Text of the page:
The Kola Peninsula is a peninsula located in the extreme northwest of Russia. The peninsula makes up the majority of the territory of Murmansk Oblast, and is situated almost entirely within the Arctic Circle. The Kola Peninsula is bordered by the Barents Sea and the White Sea in the north and southeast, respectively. The most populous city in the peninsula is Murmansk, which has a population of approximately 300,000 people. Given its proximity to the Gulf Stream, the Kola Peninsula experiences extremely high temperatures in winter, as well as chilly summers. The peninsula is home to a variety of small mammals, and its rivers provide a habitat for Atlantic salmon.
Geography of the Kola Peninsula
The Kola Peninsula is located almost entirely in the Arctic Circle in the northwest of Russia. It borders both the Barents and White Seas. The peninsula covers the northeastern edge of the Baltic Shield, while the western part stretches from Kola Bay to the Kandalaksha Gulf. The Kola Peninsula covers an area of approximately 39,000 square miles. The western part is characterized by mountain ranges, including the Khibiny Mountains and Lovozero Massif, with the Khibiny Mountains containing the peninsula's highest point. The surface of the Kola Peninsula is rich in several ores and minerals, such as apatite, copper, and ceramic materials.
The peninsula experiences high temperature variation between land and the Barents Sea. Temperatures are extremely high during winter due to the peninsula’s proximity to the Gulf Stream. Cyclones are common, especially during the cold season, while anticyclones are common during the warm season. Most areas of the peninsula experience monsoon winds, and the south and southwesterly winds characterize the winter season. The area experiences 39 inches of precipitation in the mountains, 25 inches on the coast, and about 20 inches in other areas.
Biodiversity of the Kola Peninsula
The peninsula is mainly covered by taiga and tundra in the north and south, respectively. The tundra is characterized by cold and windy conditions and permafrost, limiting the growth of trees. Therefore, grass is common in the tundra. Other plants common in the tundra include wildflowers and shrubs. The taiga in the south is characterized by pine trees and figs.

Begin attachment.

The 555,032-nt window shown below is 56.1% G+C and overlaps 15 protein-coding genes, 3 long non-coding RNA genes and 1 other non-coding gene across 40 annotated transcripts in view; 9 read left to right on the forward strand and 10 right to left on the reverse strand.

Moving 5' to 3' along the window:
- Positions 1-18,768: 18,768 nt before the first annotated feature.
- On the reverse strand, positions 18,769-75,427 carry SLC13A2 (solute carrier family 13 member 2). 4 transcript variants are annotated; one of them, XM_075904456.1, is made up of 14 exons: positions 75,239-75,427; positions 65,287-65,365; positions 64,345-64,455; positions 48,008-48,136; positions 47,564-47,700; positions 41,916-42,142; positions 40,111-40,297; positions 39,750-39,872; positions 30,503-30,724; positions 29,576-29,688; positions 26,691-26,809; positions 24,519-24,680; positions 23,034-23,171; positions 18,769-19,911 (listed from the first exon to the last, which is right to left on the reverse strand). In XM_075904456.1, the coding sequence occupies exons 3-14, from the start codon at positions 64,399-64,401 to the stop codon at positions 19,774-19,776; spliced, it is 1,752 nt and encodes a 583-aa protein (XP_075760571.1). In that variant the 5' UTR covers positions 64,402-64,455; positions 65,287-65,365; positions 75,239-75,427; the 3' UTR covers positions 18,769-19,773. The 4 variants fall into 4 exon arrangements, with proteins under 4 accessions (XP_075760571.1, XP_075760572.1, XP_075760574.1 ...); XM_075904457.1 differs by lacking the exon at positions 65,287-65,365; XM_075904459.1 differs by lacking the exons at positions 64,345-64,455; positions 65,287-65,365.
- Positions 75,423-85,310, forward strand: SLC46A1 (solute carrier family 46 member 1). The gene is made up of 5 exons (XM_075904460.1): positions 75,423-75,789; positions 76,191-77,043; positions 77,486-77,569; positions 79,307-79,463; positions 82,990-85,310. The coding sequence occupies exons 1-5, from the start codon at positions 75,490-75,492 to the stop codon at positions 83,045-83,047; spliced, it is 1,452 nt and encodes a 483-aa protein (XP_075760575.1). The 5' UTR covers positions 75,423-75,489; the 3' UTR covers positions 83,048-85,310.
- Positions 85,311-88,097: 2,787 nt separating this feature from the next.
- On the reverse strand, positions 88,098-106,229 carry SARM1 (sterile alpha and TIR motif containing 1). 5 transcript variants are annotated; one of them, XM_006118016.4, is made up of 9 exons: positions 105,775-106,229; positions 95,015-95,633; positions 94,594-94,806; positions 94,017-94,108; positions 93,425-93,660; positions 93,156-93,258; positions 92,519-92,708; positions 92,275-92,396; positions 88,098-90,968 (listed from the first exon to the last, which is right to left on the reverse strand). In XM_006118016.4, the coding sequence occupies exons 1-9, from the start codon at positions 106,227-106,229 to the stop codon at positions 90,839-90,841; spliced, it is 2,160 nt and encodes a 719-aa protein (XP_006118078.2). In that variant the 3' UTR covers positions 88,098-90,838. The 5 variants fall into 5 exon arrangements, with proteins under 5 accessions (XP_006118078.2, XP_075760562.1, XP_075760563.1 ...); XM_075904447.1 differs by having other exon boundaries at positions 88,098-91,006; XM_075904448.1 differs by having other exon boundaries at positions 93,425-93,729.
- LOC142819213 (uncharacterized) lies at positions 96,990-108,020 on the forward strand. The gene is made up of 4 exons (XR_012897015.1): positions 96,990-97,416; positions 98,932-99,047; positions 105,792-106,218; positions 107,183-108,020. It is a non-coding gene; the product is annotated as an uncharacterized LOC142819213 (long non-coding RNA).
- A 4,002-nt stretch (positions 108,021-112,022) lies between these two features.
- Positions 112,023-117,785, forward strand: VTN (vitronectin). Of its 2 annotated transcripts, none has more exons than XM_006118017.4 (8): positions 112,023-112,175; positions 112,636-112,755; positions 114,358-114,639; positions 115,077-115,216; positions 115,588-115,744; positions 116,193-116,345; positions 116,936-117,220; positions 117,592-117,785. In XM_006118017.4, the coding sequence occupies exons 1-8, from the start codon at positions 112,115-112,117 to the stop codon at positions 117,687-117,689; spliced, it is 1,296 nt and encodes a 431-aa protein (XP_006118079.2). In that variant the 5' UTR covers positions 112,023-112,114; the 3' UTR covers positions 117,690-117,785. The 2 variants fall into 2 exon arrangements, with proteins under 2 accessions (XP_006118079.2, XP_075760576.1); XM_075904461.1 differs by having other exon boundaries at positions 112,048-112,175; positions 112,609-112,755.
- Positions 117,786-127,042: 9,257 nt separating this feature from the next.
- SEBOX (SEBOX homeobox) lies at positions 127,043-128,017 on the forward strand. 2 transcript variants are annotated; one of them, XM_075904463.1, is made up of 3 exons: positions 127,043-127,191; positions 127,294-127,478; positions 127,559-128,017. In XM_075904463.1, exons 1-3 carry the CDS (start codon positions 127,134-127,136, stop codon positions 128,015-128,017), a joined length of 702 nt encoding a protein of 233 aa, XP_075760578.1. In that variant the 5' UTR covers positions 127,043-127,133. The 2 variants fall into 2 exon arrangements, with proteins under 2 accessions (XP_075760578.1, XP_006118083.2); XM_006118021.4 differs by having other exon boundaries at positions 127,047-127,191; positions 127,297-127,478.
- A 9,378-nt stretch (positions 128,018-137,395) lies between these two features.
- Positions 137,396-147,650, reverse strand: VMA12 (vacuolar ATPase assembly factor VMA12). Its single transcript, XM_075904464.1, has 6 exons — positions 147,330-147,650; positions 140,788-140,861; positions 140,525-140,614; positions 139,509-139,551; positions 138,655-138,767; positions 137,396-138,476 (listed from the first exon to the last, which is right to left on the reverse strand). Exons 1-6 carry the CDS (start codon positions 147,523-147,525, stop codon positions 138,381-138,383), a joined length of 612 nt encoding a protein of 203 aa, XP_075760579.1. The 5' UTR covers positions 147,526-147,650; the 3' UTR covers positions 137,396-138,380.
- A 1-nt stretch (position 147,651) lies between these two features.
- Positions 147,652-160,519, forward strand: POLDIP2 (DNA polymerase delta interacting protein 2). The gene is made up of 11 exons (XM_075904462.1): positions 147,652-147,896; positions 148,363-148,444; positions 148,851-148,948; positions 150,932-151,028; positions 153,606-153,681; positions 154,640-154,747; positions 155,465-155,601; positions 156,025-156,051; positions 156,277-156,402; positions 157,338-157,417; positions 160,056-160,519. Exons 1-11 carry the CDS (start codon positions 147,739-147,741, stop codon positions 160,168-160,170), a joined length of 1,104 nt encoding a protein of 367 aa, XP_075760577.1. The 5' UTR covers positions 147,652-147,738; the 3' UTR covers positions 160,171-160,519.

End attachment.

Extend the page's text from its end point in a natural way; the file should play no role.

Reindeer frequent the grassland during summer. Common animals in the southern areas include Arctic foxes, wolverines, moose, and lynx. American minks are common throughout the Kola Peninsula and are often hunted commercially. The Barents Sea is an important habitat for bearded seals and ringed seals. There are 29 species of fish within the territory, including trout and European perch.
Due to the Kola Peninsula's location in the remote north, its population has been historically sparse. In 1913, about 15,000 people inhabited the peninsula, especially along the shores. However, the area experienced explosive population growth following the discovery of vast natural resource deposits during the Soviet era. By 1970, the population of the peninsula had increased to almost 800,000. Following the dissolution of the Soviet Union, the population decreased from over one million in 1989 to 790,000 in 2010. Today, the most populated city is Murmansk, which has a population of approximately 300,000 people.
Economy of the Kola Peninsula
The economy of Murmansk Oblast began to rebuild in the 2000s following the economic slump in the 1990s, although at a slower rate. Today, the Kola Peninsula is one of the most industrially developed areas in northern Russia. Murmansk is the peninsula’s major port and also serves as the administrative center of the territory. The Kola Peninsula has the highest concentration of nuclear weapons and facilities in Russia, despite its diminished strategic importance. Mining is the territory's major activity, while the transport sector accounts for over 10% of the gross regional product.
About the Author
John Misachi is a seasoned writer with 5+ years of experience. His favorite topics include finance, history, geography, agriculture, legal, and sports.
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